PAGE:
Clarence House, the Queen Mother and other Famous Mothers
It is a lovely August day and London is looking its best for our Famous Women themed day organised by Barbara Barker. Our tour begins close to the Millennium Bridge with coffee at the Salvation Army Headquarters. This impressive glazed building was opened in 2004, on the site of the original 1881 HQ. Then we travel south through Southwark, back across the Thames over Waterloo Bridge with its fabulous views and on to Trafalgar Square and Piccadilly.
Our guide keeps up a constant discourse on famous women: Elizabeth Fry prison reformer; Rosalind Franklin DNA scientist; Ada Lovelace mathematician; Angela Burdett-Coutts. Did you know when she became the sole heiress to the Coutts Bank fortune at the age of 27 in 1837 she gave most of it away to good causes and founded the NSPCC? Much later she married a man half her age - which reminds me of our Mrs Pretty who gave the Sutton Hoo treasure to the nation and had her only child at the age of 47!
We circumnavigate Hyde Park and get stuck in a traffic jam in Knightsbridge caused by building work on the Candy Brothers' latest residential complex (our guide says £150m for a 4-bedroom flat! ). Moving at last, we drive round the back of Buckingham Palace, the front of Westminster Abbey and the Houses of Parliament and south over the river. Wow, London never fails to impress! Lunch is at the South Bank Centre and we have time to explore the Royal Festival Hall built in the 1950s for the Festival of Britain (elegant and spacious) and the Hayward Gallery (people and cars strictly separated 1960s style, so lots of steps and high level walkways).
Back in the coach and across the river again we come at last to the piece de resistance of our day. Designed by John N ash and built in 1827 for the Duke of Clarence (later William IV) Clarence House is a white stuccoed mansion at the west corner of the rambling brick 16th century St James's Palace. The view as we enter the garden from The Mall lives up to our expectations and, inside, our tour of the ground floor reveals further delights. The Lancaster Room, with its clear evidence of the present incumbent HRH Prince Charles, is a firm favourite with many. There are Prince of Wales reminders everywhere - photographs of Edward VII and Edward VIII and a fire screen with an embroidered purse with the badge of Frederick, Prince of Wales (1707-51). Some prefer the Queen Mother's Morning Room, retained by Prince Charles very much in his grandmother's taste. I especially like her (large) collection of botanical Chelsea porcelain! And we all love the Garden Room, Princess Margaret's sitting room when she lived here. Light and airy with bright carpets and upholstery, it has an eastern feel accentuated by the huge tapestry (shown at the Great Exhibition in 1851) depicting an Egyptian scene.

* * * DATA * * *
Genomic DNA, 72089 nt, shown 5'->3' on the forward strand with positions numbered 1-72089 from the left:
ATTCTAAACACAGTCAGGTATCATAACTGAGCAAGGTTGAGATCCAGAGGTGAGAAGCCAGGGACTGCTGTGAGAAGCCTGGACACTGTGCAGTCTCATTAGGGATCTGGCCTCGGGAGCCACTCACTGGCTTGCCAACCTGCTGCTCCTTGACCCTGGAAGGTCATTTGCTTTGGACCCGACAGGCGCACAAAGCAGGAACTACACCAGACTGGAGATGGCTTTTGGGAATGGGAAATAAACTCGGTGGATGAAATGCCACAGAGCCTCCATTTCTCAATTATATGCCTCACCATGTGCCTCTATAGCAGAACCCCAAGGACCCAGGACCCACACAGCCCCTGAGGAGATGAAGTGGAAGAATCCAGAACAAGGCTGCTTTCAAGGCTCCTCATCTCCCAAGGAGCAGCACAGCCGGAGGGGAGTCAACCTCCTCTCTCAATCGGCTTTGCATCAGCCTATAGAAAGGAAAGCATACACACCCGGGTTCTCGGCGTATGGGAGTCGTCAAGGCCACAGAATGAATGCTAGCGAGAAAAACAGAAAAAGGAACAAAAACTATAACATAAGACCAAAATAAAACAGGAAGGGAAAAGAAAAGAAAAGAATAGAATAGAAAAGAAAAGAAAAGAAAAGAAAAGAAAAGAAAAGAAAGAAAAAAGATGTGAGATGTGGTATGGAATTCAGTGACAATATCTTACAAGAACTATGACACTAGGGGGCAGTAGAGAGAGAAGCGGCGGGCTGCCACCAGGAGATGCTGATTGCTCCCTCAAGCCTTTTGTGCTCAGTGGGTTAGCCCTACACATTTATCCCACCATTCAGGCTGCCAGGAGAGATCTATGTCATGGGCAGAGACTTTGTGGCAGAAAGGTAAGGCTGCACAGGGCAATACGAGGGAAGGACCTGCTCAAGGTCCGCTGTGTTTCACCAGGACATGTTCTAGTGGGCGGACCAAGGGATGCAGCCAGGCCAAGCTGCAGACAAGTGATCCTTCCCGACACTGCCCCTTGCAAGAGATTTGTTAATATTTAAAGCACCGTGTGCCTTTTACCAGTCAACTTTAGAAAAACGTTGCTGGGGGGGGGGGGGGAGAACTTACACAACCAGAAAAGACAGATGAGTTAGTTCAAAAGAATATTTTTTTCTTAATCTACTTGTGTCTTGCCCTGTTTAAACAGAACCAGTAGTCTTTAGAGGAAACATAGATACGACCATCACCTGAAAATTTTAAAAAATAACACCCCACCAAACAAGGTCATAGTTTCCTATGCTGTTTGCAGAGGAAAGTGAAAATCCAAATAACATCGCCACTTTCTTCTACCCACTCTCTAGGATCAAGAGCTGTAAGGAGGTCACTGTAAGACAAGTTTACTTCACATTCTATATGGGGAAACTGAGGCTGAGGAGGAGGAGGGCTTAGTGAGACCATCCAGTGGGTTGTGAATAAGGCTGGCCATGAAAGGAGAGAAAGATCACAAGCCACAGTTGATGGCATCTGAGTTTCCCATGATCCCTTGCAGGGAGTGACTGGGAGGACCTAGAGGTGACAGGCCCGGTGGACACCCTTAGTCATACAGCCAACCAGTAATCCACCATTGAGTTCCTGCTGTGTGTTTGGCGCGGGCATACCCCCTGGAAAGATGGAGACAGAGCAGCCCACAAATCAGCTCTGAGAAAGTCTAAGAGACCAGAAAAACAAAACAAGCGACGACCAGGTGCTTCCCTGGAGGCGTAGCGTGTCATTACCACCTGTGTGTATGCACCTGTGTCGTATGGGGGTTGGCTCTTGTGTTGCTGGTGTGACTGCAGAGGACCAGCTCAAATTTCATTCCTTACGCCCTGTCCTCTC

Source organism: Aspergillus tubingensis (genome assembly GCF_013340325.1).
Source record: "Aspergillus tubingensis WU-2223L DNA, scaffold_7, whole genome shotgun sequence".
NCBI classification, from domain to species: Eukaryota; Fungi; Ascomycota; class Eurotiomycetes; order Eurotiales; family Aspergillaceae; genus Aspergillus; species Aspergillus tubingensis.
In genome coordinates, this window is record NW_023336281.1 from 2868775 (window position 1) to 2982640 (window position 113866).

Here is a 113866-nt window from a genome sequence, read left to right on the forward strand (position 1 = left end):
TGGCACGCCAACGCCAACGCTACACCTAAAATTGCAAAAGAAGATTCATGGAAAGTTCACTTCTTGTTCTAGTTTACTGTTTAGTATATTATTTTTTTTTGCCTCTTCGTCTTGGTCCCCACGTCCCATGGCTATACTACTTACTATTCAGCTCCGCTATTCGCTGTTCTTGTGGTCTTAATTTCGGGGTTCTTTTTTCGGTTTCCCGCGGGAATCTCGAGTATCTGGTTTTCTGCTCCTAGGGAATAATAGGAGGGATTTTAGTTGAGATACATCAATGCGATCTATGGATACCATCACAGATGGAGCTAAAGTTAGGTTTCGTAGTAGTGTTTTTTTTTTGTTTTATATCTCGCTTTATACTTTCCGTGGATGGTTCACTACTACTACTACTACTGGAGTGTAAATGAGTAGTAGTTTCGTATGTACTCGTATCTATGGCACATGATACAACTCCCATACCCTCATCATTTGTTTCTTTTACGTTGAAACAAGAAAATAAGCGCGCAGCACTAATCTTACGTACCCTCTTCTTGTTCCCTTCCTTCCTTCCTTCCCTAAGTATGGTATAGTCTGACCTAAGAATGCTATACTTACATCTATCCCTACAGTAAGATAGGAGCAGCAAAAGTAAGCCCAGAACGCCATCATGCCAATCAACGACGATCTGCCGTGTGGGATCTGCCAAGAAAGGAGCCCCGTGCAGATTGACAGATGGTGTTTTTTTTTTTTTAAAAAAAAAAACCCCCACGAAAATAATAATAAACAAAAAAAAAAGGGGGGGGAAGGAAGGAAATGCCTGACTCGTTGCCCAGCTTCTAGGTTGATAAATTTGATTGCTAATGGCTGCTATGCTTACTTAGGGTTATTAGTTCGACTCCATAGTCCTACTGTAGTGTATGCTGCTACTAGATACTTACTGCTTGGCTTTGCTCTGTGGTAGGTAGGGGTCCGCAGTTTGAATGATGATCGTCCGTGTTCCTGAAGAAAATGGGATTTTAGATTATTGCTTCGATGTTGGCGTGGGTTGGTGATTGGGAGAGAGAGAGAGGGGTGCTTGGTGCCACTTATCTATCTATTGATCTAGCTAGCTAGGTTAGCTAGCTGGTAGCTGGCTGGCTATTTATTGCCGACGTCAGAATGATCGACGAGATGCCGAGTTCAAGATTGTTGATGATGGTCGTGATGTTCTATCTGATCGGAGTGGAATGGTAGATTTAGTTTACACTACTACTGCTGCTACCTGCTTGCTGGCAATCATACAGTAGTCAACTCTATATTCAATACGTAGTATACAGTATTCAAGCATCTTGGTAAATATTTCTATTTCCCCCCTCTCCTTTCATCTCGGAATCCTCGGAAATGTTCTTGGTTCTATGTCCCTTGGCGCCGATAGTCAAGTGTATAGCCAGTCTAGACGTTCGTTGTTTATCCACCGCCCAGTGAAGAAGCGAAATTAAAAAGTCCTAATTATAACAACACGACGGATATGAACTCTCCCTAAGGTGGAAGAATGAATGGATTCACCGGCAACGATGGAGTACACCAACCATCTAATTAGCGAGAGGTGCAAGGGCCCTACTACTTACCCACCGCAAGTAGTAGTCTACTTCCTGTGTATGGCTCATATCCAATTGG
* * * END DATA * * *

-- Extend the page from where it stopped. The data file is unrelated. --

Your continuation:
Sated with the opulence, glamour and sheer size of things, we wend our way home, stopping at St Martin-in-the-Fields Crypt Cafe for a refreshing cup of tea before leaving our great city. A fantastic day out, Barbara - many thanks.